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Germany's fourth Covid Tax Relief Act – What it means for your business

23 June 2022 | Insight

Europe's largest economy widens tax relief package again in a liquidity boost for struggling small and medium-sized firms

The Covid pandemic is not over yet. To support German companies, the German legislature has already passed three acts enacting Covid-related tax relief. Now, the fourth Covid Tax Relief Act (the Act) has been prepared and already passed the German Parliament with the state Federal Council giving its approval on 10 June 2022. The Act did become legally effective on 19 June 2022 when it was signed by the Federal President and published in the Federal Law Gazette.

Key provisions

Among a number of other points, including a further temporary extension for filing deadlines, the Act contains two changes that are highly relevant to business:

1. Extension of increased limits for loss carry-backs

  • Under German tax rules for corporate income tax purposes, current year tax losses can generally either be carried forward or carried back, a practice that allows firms to reduce their future tax burden or claim a refund on taxes paid in previous years. While, subject to minimum taxation rules, tax loss carry-forwards are generally possible indefinitely, loss carry-backs were typically limited to €1 million and one year.
  • The third Covid Tax Relief Act increased the €1 million limit for carry-backs to €10 million, but only temporarily for the 2020 and 2021 assessment periods (ie, losses suffered in 2020 and 2021 could be carried back to 2019 and 2020, respectively). It was the purpose of this change to enable taxpayers to offset Covid-related losses in 2020 and 2021 against previous profits. This would ideally have resulted in refunds of taxes paid on these profits, thereby improving the liquidity of businesses during the Covid pandemic.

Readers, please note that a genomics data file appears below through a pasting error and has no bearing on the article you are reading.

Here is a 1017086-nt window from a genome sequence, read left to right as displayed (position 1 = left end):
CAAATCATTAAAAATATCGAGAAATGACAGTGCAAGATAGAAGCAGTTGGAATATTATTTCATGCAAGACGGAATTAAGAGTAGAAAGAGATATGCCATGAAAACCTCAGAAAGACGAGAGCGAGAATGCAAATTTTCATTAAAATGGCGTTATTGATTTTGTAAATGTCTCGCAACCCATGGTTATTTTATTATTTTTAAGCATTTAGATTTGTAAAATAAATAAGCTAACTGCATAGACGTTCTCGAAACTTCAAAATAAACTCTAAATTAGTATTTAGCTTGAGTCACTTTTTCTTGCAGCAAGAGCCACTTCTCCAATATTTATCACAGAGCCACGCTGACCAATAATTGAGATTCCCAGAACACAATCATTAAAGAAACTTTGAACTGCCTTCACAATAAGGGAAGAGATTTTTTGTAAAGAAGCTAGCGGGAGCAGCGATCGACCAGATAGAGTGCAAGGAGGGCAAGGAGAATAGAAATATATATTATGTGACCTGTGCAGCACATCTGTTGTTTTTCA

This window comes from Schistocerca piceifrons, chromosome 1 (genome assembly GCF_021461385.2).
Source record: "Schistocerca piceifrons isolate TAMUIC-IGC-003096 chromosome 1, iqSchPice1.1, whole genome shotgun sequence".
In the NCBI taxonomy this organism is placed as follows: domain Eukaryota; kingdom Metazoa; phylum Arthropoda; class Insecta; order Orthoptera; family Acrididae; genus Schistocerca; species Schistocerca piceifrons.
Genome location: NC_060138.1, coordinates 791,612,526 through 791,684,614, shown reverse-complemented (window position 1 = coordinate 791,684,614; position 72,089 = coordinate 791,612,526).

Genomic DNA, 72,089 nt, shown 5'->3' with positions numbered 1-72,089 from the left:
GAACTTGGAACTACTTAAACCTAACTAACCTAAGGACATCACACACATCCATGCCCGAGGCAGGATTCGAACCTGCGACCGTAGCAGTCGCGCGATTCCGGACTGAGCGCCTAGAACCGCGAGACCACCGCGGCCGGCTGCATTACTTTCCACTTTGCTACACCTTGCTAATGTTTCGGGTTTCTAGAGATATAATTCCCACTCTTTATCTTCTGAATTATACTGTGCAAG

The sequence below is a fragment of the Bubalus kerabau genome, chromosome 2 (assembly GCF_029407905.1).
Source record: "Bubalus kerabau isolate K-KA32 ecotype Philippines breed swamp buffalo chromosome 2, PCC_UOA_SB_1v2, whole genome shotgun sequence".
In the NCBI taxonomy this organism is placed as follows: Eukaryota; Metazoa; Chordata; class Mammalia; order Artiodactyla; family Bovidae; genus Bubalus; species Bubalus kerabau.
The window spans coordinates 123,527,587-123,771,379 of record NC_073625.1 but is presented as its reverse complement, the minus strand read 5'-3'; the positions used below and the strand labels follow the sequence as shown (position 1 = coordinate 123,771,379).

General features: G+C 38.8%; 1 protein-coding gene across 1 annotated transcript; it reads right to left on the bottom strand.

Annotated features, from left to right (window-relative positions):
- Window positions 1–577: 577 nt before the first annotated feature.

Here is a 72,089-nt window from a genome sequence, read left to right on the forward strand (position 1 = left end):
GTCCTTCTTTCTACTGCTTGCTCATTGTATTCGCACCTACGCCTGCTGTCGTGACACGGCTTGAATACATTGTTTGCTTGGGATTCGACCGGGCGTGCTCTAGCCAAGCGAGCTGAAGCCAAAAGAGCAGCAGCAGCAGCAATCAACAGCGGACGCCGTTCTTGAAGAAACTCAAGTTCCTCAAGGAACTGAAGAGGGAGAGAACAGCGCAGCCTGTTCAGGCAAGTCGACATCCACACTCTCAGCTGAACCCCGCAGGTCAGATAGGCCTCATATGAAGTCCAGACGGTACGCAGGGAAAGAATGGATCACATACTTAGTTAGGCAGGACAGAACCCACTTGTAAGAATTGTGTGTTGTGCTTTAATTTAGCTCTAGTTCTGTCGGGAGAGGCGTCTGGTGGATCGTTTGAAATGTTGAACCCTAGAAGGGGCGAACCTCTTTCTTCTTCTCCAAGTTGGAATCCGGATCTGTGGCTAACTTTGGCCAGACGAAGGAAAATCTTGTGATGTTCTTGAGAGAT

• The Act now extends these changes to the 2022 and 2023 assessment periods, meaning it will be possible to carry back losses suffered in 2022 and 2023 (now up to two years back) to 2020 and 2021, respectively.
  • From 2024 onwards, a maximum amount for the loss carry-back of €1 million will apply.

2. No more discounting of non-interest bearing liabilities

  • Until now, taxpayers were required to discount non-interest bearing liabilities with a remaining term of more than 12 months, applying an interest rate of 5.5%. This discounting rule typically resulted in a taxable gain and was one of the major German tax pitfalls, in particular with respect to inter-company financing arrangements.
  • From 1 January 2023, and upon request even for previous assessment periods, non-interest bearing liabilities no longer need be discounted. Rather than Covid-related factors, this account for the fact that interest rates have been significantly lower than 5.5% for several years now, and the previous discounting rules no longer reflected the economic reality.
  • The liabilities concerned will generally be recognised at their nominal value. This is also the case for already posted and discounted non-interest bearing liabilities. The result is a reduction in profit in the amount of the previous discounting volume.

Analysis

German tax partner Steffen Hörner comments: "This is overall good news. The extension of the increased limits for loss carry-backs to 2022 and 2023 is certainly helpful, in particular for small and medium-sized businesses. Getting rid of the discounting rule for non-interest bearing liabilities reflects the economic reality of a low interest environment and abolishes at least one typical pitfall for inter-company financing arrangements."